From a commercial standpoint, the value of the tree was proportionate to its size as it furnished 8 logs of an average diameter of 11.87 feet.6 logs each 20 feet in length and 2 logs 16 and 14 feet, respectively, the contents of which amounted to 166,125 feet, board measure, which allowing for the kerf and waste in sawing, should make about 133,000 feet of lumber. The total weight of the logs cut was 747,000 pounds or 4 ½ pounds to each foot of board measure. The lumber obtained from three such trees would be a full cargo for one of the ordinary coasting schooners engaged in the lumber trade.

AU (11 Nov. 1899) In a private note to this office from A.W. Ericson, who is doing photography work at Crescent City, the gentleman informs us that he is doing well.

Circa 1900 Promotional Booklet "Farm, Forest and Dairy Lands of Eureka, Humboldt County, California" Eureka and Klamath River Railroad publication. Ericson photo. Reference from Palmquist Vol. 7.

AU (31 March 1900) A.W. Ericson, who has been in the photograph business in Crescent City for some months past, returned this week.

AU (5 May 1900) A.W. Ericson of Arcata left on the last Del Norte for Coos Bay.

AU (1 Dec. 1900) A.W. Ericson, who has been in the photograph business at Marshfield, Oregon for the past six months, arrived home this week to spend the holidays with his family.

January 1901. Theodore Gontz. "Indians of the Hoopa Reservation." Overland Monthly 37(1):630-637. Eight Ericson photos. 1) "White Deerskin Dance at Hoopa, Cal;" 2) "The Basket Maker, Hoopa Valley Reservation" [basket maker on Mad River]; 3) "Redhead Woodpecker Dance at Pecwon Creek, Klamath River, Cal.;" 4) "Group of Klamath Indians at Redwood Creek, Cal." [probably Redwood Creek Indians on Redwood Creek]; 5) "Hoopa Valley Indian Reservation, Humboldt County, Cal." [sweathouse at Pecwan]; 6) "Man and Soul at Trinidad: Man 100 years and Soul about 70 years" [Mau and Saul in front of sweat house, probably not that old]; 7) "Indian Kah-Hah, Witchpuk, Cal., 100 years old or over" [probably not that old]; 8) "Indian Sweat House" [People at the Hoopa Reservation Agency, switched with #5 above]. MF 460.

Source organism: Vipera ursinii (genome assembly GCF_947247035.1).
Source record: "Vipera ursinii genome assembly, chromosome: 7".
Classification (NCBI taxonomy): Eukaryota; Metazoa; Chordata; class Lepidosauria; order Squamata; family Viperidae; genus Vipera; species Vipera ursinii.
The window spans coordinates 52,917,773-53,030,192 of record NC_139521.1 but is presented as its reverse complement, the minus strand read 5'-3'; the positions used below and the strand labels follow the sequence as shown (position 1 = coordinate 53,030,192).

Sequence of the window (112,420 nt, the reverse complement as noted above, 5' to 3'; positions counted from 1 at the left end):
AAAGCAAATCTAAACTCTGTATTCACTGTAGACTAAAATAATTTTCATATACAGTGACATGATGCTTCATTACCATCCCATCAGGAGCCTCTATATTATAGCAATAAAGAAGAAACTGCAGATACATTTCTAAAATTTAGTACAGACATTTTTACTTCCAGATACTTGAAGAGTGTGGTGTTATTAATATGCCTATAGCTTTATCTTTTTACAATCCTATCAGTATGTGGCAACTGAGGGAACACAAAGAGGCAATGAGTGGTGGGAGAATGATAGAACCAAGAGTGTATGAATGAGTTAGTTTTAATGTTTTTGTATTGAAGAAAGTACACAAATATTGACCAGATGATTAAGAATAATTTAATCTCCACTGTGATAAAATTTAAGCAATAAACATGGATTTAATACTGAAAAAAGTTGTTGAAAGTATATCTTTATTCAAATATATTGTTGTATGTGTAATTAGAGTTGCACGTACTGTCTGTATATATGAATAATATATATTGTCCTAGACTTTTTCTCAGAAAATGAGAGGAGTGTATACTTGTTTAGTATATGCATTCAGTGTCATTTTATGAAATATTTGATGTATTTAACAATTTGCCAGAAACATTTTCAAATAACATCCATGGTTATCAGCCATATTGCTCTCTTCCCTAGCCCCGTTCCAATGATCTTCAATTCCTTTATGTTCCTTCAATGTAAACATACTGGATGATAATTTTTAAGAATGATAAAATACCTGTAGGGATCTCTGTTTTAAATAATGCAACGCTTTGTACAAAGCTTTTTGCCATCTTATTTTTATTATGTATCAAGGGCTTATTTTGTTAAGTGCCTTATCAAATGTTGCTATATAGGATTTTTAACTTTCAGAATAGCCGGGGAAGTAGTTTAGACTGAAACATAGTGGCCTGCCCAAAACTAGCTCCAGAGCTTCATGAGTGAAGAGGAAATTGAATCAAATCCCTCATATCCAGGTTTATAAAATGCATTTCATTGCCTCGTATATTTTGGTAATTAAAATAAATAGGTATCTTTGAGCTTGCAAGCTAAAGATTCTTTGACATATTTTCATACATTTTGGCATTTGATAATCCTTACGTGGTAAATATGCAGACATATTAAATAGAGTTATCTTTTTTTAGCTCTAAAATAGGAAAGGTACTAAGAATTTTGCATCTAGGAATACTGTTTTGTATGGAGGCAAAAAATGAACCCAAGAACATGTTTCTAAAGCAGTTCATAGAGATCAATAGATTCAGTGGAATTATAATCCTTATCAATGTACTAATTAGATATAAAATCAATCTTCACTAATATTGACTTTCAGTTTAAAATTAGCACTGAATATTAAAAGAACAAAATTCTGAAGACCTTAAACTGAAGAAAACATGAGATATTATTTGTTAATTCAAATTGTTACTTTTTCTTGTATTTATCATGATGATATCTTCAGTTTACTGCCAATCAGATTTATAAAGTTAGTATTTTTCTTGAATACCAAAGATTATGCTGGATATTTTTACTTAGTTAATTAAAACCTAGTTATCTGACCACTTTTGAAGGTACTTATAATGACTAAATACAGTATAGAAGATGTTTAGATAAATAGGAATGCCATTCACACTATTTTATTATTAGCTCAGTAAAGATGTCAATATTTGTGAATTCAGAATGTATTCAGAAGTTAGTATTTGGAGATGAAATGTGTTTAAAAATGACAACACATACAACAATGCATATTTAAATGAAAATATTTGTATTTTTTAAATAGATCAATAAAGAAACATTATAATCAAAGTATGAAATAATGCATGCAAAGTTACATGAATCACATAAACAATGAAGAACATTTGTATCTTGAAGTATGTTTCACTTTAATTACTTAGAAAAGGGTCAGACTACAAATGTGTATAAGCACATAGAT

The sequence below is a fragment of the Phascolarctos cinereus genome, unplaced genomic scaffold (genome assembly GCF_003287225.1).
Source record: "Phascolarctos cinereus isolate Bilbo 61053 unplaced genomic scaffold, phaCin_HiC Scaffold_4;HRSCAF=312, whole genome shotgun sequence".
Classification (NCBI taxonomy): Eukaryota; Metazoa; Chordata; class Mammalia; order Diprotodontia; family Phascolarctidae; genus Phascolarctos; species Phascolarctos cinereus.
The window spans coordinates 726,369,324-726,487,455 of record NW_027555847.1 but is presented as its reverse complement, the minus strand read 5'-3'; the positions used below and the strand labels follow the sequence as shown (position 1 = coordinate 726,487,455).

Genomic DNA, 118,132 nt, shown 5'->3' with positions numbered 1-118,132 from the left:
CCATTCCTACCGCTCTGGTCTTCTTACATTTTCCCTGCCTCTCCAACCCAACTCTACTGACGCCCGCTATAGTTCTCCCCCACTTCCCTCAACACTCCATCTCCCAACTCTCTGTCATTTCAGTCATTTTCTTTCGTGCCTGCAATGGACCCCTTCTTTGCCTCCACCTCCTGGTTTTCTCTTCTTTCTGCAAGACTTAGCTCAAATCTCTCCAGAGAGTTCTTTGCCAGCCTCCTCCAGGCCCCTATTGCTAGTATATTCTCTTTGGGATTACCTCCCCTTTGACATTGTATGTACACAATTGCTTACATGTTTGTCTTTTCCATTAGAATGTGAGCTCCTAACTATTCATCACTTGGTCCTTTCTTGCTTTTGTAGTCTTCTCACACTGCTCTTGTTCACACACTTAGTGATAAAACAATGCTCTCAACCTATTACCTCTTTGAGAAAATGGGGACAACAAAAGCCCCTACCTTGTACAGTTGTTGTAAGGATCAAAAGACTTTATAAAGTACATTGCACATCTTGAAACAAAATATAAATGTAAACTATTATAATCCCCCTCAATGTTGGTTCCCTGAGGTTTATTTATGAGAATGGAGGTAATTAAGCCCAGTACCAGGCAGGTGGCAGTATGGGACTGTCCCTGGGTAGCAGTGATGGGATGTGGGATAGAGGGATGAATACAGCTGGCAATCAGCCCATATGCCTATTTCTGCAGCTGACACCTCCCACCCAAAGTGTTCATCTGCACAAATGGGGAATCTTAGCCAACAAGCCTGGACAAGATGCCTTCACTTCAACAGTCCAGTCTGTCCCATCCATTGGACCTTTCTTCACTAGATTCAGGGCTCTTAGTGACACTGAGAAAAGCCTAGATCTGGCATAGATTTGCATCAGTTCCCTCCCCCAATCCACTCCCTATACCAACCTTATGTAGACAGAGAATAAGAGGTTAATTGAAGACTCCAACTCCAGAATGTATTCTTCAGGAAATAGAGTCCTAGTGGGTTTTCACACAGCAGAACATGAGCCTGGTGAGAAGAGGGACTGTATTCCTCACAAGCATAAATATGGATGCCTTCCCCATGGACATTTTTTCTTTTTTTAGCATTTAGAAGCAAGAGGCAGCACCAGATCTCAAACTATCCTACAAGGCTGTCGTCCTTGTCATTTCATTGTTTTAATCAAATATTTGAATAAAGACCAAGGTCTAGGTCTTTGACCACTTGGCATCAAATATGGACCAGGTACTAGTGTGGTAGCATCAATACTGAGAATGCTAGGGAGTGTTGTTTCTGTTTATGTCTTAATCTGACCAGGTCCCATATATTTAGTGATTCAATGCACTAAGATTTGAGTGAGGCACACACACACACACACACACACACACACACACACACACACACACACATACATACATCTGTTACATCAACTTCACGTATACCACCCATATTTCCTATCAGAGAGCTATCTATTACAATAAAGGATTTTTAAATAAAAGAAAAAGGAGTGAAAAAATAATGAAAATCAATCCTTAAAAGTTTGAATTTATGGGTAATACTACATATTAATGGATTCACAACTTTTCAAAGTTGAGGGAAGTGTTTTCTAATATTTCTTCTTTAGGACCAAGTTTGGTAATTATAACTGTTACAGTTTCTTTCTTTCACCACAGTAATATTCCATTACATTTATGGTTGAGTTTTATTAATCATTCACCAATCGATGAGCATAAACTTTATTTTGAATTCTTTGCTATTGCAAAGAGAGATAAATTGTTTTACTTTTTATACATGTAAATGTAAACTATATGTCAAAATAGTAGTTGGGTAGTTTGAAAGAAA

April 1901. Steward Culin. "A Summer Trip Among the Western Indians." (The Wanamaker Expedition) Bulletin of the Free Museum of Science & Art of the University of Pennsylvania. III(2):88 et seq. Philadelphia. Portion regarding his trip from San Francisco to Hoopa, pp. 102-122. On page 106, he wrote: "I also found an intelligent photographer in Arcata, who had lived on intimate terms with the Indians and had a fine series of views of the old dances. Some of his pictures I have reproduced herewith."